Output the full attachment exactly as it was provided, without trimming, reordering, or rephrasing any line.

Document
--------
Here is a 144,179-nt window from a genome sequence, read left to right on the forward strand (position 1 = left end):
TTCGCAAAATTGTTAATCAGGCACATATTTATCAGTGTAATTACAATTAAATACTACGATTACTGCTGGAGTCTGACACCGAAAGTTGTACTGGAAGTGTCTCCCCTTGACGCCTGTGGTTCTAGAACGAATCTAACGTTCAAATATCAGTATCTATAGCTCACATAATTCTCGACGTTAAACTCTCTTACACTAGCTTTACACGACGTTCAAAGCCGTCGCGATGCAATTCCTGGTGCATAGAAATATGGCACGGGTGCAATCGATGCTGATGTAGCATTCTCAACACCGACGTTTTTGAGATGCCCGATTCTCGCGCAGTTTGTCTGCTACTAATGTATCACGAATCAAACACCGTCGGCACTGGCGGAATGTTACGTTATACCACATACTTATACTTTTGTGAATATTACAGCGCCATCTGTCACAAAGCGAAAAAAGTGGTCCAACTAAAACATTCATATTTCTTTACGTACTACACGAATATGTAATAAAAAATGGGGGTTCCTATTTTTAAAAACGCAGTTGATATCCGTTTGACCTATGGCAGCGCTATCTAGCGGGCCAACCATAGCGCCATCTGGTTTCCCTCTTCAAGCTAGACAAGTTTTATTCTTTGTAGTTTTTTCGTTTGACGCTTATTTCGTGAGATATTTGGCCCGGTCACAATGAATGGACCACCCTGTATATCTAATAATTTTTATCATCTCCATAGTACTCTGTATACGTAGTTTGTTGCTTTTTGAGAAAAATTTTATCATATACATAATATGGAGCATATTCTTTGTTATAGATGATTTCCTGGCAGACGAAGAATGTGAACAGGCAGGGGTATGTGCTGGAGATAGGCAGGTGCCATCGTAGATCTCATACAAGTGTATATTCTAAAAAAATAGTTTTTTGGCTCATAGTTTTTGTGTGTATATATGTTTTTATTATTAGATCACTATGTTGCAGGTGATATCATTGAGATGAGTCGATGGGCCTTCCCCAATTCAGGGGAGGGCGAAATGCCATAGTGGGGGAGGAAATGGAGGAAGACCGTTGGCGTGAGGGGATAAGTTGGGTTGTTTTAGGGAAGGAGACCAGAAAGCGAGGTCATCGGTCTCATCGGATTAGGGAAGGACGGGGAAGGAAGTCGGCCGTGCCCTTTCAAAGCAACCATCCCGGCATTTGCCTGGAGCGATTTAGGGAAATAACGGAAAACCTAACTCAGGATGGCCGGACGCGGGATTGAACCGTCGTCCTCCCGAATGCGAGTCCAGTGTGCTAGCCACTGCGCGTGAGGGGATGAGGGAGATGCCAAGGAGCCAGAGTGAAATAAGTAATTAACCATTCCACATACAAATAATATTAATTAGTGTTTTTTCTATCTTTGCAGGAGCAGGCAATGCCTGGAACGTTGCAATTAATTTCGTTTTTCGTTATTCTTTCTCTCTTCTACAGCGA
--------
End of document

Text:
Here is a 144,179-nt window from a genome sequence, read left to right on the forward strand (position 1 = left end):
TTCGCAAAATTGTTAATCAGGCACATATTTATCAGTGTAATTACAATTAAATACTACGATTACTGCTGGAGTCTGACACCGAAAGTTGTACTGGAAGTGTCTCCCCTTGACGCCTGTGGTTCTAGAACGAATCTAACGTTCAAATATCAGTATCTATAGCTCACATAATTCTCGACGTTAAACTCTCTTACACTAGCTTTACACGACGTTCAAAGCCGTCGCGATGCAATTCCTGGTGCATAGAAATATGGCACGGGTGCAATCGATGCTGATGTAGCATTCTCAACACCGACGTTTTTGAGATGCCCGATTCTCGCGCAGTTTGTCTGCTACTAATGTATCACGAATCAAACACCGTCGGCACTGGCGGAATGTTACGTTATACCACATACTTATACTTTTGTGAATATTACAGCGCCATCTGTCACAAAGCGAAAAAAGTGGTCCAACTAAAACATTCATATTTCTTTACGTACTACACGAATATGTAATAAAAAATGGGGGTTCCTATTTTTAAAAACGCAGTTGATATCCGTTTGACCTATGGCAGCGCTATCTAGCGGGCCAACCATAGCGCCATCTGGTTTCCCTCTTCAAGCTAGACAAGTTTTATTCTTTGTAGTTTTTTCGTTTGACGCTTATTTCGTGAGATATTTGGCCCGGTCACAATGAATGGACCACCCTGTATATCTAATAATTTTTATCATCTCCATAGTACTCTGTATACGTAGTTTGTTGCTTTTTGAGAAAAATTTTATCATATACATAATATGGAGCATATTCTTTGTTATAGATGATTTCCTGGCAGACGAAGAATGTGAACAGGCAGGGGTATGTGCTGGAGATAGGCAGGTGCCATCGTAGATCTCATACAAGTGTATATTCTAAAAAAATAGTTTTTTGGCTCATAGTTTTTGTGTGTATATATGTTTTTATTATTAGATCACTATGTTGCAGGTGATATCATTGAGATGAGTCGATGGGCCTTCCCCAATTCAGGGGAGGGCGAAATGCCATAGTGGGGGAGGAAATGGAGGAAGACCGTTGGCGTGAGGGGATAAGTTGGGTTGTTTTAGGGAAGGAGACCAGAAAGCGAGGTCATCGGTCTCATCGGATTAGGGAAGGACGGGGAAGGAAGTCGGCCGTGCCCTTTCAAAGCAACCATCCCGGCATTTGCCTGGAGCGATTTAGGGAAATAACGGAAAACCTAACTCAGGATGGCCGGACGCGGGATTGAACCGTCGTCCTCCCGAATGCGAGTCCAGTGTGCTAGCCACTGCGCGTGAGGGGATGAGGGAGATGCCAAGGAGCCAGAGTGAAATAAGTAATTAACCATTCCACATACAAATAATATTAATTAGTGTTTTTTCTATCTTTGCAGGAGCAGGCAATGCCTGGAACGTTGCAATTAATTTCGTTTTTCGTTATTCTTTCTCTCTTCTACAGCGA